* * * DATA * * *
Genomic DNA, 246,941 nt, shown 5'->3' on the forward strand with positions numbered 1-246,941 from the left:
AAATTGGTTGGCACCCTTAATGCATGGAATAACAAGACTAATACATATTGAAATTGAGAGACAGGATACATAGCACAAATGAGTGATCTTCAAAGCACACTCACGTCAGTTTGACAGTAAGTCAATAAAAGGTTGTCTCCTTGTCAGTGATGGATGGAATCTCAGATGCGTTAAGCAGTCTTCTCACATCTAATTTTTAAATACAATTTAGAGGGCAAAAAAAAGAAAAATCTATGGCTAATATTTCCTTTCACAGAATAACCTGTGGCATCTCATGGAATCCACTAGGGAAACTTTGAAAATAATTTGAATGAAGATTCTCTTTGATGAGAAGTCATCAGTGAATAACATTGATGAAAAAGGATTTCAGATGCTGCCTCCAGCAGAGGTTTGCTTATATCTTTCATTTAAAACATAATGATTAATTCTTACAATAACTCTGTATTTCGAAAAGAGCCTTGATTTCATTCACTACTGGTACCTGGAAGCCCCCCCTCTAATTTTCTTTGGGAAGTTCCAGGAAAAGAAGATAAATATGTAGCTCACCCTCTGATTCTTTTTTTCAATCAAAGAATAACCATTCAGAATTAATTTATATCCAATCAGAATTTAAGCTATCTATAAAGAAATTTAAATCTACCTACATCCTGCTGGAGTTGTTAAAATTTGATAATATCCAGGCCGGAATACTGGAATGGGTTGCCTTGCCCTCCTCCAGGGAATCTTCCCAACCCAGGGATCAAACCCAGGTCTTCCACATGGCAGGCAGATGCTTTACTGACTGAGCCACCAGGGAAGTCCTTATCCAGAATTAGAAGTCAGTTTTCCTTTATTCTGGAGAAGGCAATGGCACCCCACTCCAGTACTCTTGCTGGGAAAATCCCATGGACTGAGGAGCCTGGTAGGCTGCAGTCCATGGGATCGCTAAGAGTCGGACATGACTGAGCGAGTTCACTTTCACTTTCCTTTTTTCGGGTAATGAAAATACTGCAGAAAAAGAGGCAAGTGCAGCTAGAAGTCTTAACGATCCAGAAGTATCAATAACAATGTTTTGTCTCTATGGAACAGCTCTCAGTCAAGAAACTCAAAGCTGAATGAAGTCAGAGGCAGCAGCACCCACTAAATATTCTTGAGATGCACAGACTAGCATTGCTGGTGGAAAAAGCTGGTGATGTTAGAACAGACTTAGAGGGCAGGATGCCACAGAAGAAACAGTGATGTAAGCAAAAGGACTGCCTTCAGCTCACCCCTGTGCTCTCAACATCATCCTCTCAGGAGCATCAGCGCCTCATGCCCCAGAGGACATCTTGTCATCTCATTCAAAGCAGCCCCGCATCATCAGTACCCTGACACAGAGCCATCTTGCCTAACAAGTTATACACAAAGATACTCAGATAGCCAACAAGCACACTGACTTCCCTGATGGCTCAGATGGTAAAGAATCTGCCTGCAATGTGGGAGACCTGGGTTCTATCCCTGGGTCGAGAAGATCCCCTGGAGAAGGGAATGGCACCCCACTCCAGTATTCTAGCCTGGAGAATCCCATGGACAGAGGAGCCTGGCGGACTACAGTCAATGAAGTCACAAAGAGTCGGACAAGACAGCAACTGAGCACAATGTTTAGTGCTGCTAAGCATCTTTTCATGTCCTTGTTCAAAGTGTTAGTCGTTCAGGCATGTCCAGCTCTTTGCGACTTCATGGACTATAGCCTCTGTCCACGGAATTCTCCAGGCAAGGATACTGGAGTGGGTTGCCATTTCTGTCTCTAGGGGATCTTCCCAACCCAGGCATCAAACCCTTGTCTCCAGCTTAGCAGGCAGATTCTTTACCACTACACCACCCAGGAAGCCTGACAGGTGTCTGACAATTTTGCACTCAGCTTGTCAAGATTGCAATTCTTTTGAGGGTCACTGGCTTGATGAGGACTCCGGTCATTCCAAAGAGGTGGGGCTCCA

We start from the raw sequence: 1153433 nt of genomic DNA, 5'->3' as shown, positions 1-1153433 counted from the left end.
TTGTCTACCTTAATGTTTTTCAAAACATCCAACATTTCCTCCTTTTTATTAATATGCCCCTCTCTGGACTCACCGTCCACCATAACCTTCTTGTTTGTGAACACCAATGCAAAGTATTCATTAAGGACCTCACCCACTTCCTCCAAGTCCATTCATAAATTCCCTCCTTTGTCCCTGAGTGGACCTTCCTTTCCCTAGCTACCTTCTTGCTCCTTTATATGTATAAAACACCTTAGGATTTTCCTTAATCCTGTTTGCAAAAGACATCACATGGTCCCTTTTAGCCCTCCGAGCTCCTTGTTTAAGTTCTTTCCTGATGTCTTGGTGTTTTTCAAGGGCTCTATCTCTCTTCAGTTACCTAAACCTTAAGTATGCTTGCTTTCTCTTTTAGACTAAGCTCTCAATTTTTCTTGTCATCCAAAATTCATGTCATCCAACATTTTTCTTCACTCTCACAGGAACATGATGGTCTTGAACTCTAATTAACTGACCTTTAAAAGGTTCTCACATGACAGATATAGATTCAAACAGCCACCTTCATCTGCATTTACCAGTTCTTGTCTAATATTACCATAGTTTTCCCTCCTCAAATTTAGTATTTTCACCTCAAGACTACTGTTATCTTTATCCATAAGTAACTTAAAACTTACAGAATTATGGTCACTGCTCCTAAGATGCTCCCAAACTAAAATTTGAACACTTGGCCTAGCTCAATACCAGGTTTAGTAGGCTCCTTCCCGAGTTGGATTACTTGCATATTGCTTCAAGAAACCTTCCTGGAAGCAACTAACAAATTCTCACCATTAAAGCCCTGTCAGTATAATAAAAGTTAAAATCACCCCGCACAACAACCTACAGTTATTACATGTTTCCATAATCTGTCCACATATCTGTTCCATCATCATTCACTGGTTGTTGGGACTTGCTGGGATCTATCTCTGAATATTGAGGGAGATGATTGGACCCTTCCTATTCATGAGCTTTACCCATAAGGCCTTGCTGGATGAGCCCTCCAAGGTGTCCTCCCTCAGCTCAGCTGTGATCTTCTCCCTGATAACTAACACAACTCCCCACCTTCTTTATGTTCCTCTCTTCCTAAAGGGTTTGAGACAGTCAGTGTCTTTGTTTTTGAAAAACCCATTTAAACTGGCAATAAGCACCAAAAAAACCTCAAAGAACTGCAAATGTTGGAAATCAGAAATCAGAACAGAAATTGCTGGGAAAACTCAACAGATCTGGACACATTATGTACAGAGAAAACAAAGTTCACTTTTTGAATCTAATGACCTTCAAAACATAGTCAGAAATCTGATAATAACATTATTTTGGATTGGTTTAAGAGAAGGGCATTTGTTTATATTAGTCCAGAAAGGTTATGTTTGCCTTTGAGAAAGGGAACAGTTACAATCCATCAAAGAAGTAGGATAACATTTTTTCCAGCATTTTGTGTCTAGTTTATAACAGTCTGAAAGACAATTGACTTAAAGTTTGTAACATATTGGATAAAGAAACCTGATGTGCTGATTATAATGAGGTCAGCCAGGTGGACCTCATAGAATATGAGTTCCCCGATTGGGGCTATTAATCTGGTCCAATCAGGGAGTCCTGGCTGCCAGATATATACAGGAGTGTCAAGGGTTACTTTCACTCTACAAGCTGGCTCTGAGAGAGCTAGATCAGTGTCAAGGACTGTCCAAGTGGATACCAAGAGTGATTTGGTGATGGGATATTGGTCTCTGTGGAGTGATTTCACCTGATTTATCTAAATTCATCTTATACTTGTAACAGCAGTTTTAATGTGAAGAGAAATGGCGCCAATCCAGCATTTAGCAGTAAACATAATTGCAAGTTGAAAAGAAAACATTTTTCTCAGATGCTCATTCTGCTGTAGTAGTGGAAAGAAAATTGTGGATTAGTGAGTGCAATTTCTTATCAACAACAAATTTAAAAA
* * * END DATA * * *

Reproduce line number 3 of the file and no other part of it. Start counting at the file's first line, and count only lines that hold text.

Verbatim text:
We start from the raw sequence: 1153433 nt of genomic DNA, 5'->3' as shown, positions 1-1153433 counted from the left end.